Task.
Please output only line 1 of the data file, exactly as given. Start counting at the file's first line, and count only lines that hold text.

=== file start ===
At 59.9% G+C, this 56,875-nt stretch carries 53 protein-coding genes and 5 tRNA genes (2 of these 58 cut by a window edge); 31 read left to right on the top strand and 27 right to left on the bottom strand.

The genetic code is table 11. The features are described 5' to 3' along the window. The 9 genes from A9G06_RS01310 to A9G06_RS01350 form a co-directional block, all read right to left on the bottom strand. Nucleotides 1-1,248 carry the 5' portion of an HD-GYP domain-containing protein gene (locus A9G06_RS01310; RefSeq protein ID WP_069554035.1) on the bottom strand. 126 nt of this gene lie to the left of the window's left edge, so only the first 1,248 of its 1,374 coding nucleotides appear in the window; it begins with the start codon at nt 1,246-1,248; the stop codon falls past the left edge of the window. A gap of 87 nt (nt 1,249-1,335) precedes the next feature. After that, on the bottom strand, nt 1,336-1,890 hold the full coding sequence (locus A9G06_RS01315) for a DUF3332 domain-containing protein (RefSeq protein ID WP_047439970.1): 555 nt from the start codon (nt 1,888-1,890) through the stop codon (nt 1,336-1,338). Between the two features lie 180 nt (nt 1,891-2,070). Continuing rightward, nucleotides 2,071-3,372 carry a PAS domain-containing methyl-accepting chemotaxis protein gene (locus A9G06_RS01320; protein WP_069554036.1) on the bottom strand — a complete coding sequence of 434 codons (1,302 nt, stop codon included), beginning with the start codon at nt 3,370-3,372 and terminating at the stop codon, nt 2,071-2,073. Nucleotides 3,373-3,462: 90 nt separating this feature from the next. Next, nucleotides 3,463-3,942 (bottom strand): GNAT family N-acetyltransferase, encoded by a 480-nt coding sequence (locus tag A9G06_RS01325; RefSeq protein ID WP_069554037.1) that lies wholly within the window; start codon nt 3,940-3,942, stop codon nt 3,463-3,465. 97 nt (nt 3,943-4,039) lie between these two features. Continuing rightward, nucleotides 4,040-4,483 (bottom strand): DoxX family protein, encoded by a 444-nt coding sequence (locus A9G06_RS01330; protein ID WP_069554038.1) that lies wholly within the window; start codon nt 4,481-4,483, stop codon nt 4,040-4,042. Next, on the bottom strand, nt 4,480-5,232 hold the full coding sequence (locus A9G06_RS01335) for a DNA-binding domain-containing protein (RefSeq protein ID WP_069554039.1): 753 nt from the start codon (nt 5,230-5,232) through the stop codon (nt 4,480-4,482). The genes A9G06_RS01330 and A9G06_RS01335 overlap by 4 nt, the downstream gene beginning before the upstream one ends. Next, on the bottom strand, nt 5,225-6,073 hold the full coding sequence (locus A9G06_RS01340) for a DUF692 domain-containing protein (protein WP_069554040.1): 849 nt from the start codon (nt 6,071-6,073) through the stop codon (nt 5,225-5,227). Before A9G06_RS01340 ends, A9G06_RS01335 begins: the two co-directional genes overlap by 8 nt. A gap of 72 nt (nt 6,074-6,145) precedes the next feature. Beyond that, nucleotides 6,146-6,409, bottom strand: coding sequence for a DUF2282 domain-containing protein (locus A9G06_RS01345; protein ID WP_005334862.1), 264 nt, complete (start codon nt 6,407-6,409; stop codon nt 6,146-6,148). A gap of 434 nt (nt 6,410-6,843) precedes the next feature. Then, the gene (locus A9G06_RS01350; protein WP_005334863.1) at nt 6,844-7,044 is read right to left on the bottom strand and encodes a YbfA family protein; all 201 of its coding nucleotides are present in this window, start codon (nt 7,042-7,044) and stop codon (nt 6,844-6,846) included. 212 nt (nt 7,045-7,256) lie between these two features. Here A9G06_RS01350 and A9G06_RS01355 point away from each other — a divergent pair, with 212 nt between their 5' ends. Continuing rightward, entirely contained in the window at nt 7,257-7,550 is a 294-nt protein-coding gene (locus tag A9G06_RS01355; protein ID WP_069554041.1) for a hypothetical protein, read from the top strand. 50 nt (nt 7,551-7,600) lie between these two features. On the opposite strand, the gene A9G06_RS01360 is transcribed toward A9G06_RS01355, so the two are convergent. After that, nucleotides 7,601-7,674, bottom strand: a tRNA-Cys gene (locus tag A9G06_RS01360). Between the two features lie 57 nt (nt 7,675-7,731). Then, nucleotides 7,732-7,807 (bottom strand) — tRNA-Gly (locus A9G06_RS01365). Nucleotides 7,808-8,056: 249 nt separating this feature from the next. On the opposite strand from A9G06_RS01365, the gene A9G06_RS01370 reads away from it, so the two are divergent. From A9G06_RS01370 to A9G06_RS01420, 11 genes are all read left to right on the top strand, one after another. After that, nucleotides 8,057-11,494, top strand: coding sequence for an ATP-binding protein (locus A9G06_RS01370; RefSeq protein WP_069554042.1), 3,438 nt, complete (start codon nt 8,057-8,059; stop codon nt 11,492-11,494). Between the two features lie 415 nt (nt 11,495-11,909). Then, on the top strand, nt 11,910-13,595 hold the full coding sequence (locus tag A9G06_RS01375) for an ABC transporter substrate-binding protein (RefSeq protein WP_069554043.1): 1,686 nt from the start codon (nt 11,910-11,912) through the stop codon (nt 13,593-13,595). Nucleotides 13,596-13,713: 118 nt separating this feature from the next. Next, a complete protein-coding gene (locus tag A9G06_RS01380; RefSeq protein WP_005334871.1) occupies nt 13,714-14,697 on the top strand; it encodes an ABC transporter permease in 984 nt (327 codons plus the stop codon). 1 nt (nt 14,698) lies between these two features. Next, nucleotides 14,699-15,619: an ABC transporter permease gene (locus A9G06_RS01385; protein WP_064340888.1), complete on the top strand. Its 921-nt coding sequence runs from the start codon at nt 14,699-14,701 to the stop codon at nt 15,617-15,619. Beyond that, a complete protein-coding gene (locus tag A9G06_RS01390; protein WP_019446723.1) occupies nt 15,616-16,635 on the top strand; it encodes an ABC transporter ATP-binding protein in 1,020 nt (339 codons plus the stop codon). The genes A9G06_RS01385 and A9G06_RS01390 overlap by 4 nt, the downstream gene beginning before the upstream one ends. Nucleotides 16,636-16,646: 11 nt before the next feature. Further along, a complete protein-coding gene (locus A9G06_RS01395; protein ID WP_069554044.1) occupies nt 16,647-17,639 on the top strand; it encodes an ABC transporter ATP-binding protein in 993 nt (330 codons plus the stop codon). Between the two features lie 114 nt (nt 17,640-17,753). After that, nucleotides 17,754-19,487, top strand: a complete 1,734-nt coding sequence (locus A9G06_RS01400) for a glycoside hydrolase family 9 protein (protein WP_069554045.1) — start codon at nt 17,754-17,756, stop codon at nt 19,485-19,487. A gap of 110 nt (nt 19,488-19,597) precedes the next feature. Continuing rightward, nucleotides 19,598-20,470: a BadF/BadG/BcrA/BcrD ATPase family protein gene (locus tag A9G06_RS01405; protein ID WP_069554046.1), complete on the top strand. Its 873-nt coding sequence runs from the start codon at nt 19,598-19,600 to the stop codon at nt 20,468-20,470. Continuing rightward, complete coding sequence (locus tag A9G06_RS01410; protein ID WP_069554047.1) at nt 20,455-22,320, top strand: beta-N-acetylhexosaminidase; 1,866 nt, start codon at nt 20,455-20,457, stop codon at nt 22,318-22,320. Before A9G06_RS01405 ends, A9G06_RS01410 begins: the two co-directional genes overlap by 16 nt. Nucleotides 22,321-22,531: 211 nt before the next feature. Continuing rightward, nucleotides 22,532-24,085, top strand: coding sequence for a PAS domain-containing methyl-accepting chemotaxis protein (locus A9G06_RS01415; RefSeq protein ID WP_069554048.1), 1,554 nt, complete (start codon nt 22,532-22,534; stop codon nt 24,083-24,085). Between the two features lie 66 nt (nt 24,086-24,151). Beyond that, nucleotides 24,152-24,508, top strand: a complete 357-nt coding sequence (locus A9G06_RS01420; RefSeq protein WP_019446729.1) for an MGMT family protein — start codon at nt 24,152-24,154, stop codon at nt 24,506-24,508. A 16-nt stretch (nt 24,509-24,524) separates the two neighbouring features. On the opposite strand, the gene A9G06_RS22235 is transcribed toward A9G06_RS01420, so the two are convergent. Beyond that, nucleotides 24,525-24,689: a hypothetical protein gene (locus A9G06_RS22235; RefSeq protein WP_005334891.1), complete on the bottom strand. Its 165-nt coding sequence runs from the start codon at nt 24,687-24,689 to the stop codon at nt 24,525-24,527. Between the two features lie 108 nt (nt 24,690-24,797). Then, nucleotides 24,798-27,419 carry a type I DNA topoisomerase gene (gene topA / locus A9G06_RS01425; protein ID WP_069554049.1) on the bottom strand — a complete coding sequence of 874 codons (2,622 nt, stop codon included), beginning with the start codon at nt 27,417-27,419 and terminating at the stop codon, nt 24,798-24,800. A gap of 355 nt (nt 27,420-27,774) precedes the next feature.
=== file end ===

At 59.9% G+C, this 56,875-nt stretch carries 53 protein-coding genes and 5 tRNA genes (2 of these 58 cut by a window edge); 31 read left to right on the top strand and 27 right to left on the bottom strand.